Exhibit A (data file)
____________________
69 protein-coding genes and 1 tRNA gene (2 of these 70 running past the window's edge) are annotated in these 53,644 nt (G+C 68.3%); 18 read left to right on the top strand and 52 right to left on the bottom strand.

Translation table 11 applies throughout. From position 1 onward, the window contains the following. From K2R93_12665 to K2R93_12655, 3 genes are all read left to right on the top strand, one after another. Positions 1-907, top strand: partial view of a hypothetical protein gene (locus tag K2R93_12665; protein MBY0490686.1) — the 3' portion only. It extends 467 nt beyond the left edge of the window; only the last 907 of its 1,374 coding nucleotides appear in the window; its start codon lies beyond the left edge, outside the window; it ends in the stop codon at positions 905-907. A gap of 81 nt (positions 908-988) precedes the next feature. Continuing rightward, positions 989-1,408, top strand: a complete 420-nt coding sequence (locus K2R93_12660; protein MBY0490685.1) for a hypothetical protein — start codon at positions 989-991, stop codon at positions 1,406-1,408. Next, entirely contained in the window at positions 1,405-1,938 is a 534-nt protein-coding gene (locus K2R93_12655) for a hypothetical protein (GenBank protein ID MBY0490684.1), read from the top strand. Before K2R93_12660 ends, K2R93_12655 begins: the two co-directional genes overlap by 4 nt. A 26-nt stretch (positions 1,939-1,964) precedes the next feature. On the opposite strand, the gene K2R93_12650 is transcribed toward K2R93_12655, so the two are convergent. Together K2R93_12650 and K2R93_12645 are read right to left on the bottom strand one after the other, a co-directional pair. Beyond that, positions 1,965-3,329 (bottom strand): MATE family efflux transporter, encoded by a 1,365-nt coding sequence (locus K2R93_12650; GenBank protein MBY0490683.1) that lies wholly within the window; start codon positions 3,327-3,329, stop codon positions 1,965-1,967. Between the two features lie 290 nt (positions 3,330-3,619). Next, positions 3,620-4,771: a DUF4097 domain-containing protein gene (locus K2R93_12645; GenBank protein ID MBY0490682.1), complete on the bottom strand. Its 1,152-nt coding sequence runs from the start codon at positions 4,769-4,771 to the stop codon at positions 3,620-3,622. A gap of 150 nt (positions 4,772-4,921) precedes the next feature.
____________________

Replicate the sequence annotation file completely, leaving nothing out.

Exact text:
69 protein-coding genes and 1 tRNA gene (2 of these 70 running past the window's edge) are annotated in these 53,644 nt (G+C 68.3%); 18 read left to right on the top strand and 52 right to left on the bottom strand.

Translation table 11 applies throughout. From position 1 onward, the window contains the following. From K2R93_12665 to K2R93_12655, 3 genes are all read left to right on the top strand, one after another. Positions 1-907, top strand: partial view of a hypothetical protein gene (locus tag K2R93_12665; protein MBY0490686.1) — the 3' portion only. It extends 467 nt beyond the left edge of the window; only the last 907 of its 1,374 coding nucleotides appear in the window; its start codon lies beyond the left edge, outside the window; it ends in the stop codon at positions 905-907. A gap of 81 nt (positions 908-988) precedes the next feature. Continuing rightward, positions 989-1,408, top strand: a complete 420-nt coding sequence (locus K2R93_12660; protein MBY0490685.1) for a hypothetical protein — start codon at positions 989-991, stop codon at positions 1,406-1,408. Next, entirely contained in the window at positions 1,405-1,938 is a 534-nt protein-coding gene (locus K2R93_12655) for a hypothetical protein (GenBank protein ID MBY0490684.1), read from the top strand. Before K2R93_12660 ends, K2R93_12655 begins: the two co-directional genes overlap by 4 nt. A 26-nt stretch (positions 1,939-1,964) precedes the next feature. On the opposite strand, the gene K2R93_12650 is transcribed toward K2R93_12655, so the two are convergent. Together K2R93_12650 and K2R93_12645 are read right to left on the bottom strand one after the other, a co-directional pair. Beyond that, positions 1,965-3,329 (bottom strand): MATE family efflux transporter, encoded by a 1,365-nt coding sequence (locus K2R93_12650; GenBank protein MBY0490683.1) that lies wholly within the window; start codon positions 3,327-3,329, stop codon positions 1,965-1,967. Between the two features lie 290 nt (positions 3,330-3,619). Next, positions 3,620-4,771: a DUF4097 domain-containing protein gene (locus K2R93_12645; GenBank protein ID MBY0490682.1), complete on the bottom strand. Its 1,152-nt coding sequence runs from the start codon at positions 4,769-4,771 to the stop codon at positions 3,620-3,622. A gap of 150 nt (positions 4,772-4,921) precedes the next feature.